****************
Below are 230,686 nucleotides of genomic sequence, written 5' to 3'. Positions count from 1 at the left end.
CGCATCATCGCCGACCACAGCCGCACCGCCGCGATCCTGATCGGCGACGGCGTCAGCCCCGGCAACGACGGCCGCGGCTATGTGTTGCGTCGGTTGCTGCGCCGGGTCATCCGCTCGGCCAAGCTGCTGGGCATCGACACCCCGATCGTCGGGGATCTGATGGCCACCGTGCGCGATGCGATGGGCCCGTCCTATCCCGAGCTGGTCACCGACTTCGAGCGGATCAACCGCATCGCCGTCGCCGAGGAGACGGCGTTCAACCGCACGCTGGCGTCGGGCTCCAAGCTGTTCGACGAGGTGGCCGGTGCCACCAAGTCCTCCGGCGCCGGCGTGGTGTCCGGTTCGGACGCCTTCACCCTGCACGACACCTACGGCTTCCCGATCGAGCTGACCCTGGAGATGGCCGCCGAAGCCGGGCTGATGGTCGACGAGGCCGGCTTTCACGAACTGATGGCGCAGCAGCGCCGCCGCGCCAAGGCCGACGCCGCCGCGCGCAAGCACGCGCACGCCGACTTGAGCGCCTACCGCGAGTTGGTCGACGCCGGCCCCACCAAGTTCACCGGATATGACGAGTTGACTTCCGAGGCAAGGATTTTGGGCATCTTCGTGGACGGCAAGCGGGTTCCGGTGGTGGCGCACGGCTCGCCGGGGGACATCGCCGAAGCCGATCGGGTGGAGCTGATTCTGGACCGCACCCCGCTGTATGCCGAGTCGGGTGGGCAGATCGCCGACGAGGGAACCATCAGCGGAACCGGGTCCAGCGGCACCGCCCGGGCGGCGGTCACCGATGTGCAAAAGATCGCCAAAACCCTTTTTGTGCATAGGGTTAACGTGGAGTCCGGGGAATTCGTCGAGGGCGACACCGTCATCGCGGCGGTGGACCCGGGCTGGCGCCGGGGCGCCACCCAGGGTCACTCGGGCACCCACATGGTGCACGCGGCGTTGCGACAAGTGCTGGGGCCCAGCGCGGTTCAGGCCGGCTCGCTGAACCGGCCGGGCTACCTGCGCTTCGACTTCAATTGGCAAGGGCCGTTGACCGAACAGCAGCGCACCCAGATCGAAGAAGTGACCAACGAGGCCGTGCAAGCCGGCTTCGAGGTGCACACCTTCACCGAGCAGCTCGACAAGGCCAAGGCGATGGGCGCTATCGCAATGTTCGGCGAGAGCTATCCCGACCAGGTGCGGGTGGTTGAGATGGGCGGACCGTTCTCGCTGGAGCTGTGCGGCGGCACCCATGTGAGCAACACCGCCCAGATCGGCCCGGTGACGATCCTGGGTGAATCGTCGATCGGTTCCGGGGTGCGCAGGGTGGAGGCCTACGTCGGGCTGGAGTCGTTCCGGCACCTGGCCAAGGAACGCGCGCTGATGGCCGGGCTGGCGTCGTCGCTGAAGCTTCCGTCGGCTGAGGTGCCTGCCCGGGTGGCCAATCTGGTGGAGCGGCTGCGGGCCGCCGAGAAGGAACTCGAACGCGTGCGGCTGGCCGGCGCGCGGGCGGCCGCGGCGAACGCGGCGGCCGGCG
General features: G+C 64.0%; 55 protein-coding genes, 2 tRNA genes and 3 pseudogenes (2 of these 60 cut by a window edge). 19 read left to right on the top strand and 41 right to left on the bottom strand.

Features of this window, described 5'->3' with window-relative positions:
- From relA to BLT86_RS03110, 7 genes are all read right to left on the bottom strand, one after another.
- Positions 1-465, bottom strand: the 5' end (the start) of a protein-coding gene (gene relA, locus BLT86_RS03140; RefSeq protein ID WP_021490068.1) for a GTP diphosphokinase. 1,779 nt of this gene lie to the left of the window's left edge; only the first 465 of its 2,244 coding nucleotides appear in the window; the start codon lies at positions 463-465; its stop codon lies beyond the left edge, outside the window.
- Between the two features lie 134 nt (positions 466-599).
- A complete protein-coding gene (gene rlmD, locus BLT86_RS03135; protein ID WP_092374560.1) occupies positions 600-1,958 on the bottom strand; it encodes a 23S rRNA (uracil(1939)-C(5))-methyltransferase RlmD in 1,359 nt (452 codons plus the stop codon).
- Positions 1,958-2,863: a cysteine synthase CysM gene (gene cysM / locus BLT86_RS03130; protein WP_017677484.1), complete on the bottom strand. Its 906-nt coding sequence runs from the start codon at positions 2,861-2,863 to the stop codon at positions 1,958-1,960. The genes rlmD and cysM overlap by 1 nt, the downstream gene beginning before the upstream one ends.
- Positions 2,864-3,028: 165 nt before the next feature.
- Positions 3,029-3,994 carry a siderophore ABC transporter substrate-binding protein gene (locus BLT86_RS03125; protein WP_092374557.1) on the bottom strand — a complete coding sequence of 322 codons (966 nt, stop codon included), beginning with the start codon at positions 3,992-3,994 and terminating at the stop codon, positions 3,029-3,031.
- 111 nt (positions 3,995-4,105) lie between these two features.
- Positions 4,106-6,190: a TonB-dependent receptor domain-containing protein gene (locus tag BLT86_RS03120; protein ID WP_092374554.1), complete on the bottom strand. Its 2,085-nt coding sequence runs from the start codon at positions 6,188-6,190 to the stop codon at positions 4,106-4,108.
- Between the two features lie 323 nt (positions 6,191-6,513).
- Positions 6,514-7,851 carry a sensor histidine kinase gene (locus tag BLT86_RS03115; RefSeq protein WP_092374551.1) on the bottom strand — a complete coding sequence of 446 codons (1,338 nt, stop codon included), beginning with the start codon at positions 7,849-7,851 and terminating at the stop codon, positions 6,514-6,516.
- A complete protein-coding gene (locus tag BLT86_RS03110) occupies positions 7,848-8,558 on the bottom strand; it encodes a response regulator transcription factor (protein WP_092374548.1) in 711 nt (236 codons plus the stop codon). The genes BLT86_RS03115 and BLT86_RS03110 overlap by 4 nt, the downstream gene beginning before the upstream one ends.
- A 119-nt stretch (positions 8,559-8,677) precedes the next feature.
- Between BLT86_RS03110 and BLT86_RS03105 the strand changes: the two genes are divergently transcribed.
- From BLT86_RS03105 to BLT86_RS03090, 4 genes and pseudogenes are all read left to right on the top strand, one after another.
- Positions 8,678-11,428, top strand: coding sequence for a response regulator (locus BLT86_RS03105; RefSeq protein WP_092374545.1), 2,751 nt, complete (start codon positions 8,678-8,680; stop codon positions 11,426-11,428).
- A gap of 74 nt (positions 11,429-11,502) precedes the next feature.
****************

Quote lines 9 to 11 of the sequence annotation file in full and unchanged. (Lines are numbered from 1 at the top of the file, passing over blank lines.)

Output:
- Positions 1,958-2,863: a cysteine synthase CysM gene (gene cysM / locus BLT86_RS03130; protein WP_017677484.1), complete on the bottom strand. Its 906-nt coding sequence runs from the start codon at positions 2,861-2,863 to the stop codon at positions 1,958-1,960. The genes rlmD and cysM overlap by 1 nt, the downstream gene beginning before the upstream one ends.
- Positions 2,864-3,028: 165 nt before the next feature.
- Positions 3,029-3,994 carry a siderophore ABC transporter substrate-binding protein gene (locus BLT86_RS03125; protein WP_092374557.1) on the bottom strand — a complete coding sequence of 322 codons (966 nt, stop codon included), beginning with the start codon at positions 3,992-3,994 and terminating at the stop codon, positions 3,029-3,031.